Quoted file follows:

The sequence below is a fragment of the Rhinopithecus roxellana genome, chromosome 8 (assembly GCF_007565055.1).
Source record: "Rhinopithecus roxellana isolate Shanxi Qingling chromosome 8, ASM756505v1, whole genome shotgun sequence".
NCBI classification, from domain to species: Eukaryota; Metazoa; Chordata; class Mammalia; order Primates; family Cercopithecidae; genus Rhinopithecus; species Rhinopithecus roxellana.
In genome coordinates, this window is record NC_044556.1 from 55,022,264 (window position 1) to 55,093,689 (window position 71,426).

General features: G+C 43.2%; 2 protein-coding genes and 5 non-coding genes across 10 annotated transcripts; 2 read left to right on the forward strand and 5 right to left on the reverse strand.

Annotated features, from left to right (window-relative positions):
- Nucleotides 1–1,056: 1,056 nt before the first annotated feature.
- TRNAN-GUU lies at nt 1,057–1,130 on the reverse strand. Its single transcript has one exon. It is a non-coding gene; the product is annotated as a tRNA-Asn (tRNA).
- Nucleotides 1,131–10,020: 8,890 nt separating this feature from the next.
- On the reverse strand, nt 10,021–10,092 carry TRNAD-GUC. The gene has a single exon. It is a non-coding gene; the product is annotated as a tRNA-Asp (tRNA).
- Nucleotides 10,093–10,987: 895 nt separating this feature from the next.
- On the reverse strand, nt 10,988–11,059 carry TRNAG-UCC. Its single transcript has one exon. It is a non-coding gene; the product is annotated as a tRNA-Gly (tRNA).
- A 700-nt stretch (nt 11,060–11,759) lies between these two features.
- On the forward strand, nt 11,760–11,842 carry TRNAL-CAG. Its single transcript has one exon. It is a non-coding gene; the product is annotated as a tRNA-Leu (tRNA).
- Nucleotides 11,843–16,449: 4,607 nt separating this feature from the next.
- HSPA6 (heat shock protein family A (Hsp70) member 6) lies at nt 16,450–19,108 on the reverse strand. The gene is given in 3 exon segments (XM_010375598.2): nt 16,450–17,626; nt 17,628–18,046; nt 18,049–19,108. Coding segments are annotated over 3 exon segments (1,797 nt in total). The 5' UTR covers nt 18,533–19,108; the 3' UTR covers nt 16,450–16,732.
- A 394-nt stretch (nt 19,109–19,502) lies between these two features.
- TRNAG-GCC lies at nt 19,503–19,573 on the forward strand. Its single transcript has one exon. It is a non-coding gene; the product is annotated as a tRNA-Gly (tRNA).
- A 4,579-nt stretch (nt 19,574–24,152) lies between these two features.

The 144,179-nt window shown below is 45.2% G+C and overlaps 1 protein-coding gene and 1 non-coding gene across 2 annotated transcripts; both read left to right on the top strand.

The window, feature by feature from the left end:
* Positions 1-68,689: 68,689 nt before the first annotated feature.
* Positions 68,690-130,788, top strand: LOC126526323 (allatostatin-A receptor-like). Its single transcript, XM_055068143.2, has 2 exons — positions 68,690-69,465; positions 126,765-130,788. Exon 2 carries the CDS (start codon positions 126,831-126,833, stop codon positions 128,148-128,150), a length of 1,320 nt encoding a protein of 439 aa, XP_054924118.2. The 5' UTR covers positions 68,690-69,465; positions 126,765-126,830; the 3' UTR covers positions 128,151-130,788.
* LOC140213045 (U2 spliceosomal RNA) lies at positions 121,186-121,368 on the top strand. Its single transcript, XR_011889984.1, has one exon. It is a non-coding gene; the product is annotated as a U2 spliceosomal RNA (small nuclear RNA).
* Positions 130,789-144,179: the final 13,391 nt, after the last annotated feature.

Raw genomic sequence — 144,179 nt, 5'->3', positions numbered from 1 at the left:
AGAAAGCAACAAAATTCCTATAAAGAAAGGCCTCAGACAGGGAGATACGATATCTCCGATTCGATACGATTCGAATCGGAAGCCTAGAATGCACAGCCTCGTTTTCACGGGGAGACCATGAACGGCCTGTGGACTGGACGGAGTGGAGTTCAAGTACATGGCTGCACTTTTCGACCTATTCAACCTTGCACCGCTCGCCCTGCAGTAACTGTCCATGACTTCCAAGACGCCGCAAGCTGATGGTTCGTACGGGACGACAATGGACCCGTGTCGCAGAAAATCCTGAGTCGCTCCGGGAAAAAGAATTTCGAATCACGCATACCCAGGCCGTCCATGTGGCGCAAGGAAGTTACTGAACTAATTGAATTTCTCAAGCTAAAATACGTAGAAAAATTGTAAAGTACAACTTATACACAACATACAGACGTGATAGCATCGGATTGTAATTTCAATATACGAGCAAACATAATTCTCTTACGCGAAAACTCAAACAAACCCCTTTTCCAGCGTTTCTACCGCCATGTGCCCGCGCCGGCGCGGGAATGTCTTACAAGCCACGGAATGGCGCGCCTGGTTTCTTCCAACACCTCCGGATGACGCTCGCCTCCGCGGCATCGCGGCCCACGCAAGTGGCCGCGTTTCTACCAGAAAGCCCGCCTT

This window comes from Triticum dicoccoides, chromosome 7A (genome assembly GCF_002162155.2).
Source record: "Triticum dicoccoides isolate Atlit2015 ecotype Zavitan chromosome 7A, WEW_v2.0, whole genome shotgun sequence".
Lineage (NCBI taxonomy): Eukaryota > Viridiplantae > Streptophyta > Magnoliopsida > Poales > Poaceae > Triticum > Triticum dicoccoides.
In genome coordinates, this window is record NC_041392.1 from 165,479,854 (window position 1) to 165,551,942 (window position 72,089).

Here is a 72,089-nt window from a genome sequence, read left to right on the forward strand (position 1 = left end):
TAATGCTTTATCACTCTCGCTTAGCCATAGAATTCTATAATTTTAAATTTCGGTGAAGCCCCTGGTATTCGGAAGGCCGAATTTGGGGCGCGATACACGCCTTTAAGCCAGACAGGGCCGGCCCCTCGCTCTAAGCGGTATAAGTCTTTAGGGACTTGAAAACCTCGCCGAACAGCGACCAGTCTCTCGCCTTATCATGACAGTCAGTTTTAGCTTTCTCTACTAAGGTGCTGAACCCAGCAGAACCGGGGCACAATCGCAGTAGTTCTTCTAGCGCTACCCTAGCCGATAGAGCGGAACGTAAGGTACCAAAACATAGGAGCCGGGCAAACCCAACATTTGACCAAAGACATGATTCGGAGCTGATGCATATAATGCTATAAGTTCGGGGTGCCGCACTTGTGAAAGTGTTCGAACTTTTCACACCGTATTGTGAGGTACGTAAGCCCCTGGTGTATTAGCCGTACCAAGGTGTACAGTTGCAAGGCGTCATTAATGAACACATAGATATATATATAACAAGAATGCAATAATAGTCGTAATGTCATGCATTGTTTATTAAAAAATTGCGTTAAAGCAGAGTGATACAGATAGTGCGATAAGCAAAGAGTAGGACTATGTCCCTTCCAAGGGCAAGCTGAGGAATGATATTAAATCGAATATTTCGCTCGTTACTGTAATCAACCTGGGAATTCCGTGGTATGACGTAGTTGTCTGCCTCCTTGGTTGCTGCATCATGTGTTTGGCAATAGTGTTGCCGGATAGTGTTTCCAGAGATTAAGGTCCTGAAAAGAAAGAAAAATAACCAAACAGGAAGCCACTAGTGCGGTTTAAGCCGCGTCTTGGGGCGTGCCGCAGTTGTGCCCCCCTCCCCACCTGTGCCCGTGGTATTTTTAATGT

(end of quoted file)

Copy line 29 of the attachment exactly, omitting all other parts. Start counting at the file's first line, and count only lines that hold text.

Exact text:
Source record: "Triticum dicoccoides isolate Atlit2015 ecotype Zavitan chromosome 7A, WEW_v2.0, whole genome shotgun sequence".